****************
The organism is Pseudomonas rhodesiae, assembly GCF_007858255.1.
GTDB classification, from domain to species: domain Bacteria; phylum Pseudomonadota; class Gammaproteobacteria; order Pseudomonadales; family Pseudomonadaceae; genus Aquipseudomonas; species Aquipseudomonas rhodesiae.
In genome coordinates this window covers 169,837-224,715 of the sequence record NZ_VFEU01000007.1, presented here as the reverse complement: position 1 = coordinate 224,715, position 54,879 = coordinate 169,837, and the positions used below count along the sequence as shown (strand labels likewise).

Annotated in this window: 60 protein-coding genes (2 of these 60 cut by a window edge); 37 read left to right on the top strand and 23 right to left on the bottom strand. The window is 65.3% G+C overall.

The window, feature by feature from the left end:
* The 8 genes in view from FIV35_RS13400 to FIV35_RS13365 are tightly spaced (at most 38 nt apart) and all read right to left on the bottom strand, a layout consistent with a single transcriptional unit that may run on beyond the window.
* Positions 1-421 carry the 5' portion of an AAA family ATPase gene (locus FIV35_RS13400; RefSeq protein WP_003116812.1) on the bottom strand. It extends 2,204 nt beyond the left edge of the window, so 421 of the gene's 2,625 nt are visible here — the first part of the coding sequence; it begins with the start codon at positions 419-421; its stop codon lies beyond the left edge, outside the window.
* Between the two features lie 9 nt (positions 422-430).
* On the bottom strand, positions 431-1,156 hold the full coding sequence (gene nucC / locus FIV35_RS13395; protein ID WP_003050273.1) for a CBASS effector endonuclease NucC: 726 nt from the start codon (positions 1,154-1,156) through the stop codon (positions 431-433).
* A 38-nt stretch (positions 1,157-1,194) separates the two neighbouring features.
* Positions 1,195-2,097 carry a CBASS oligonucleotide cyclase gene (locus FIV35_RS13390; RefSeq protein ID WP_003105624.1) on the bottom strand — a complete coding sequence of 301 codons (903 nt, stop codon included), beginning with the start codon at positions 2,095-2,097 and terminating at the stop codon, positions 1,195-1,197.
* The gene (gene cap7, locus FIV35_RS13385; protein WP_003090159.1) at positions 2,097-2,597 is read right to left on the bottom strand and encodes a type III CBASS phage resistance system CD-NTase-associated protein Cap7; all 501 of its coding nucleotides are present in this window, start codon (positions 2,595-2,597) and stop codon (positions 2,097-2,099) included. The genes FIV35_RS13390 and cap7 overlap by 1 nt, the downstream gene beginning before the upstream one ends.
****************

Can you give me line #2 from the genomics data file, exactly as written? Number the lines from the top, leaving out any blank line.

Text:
GTDB classification, from domain to species: domain Bacteria; phylum Pseudomonadota; class Gammaproteobacteria; order Pseudomonadales; family Pseudomonadaceae; genus Aquipseudomonas; species Aquipseudomonas rhodesiae.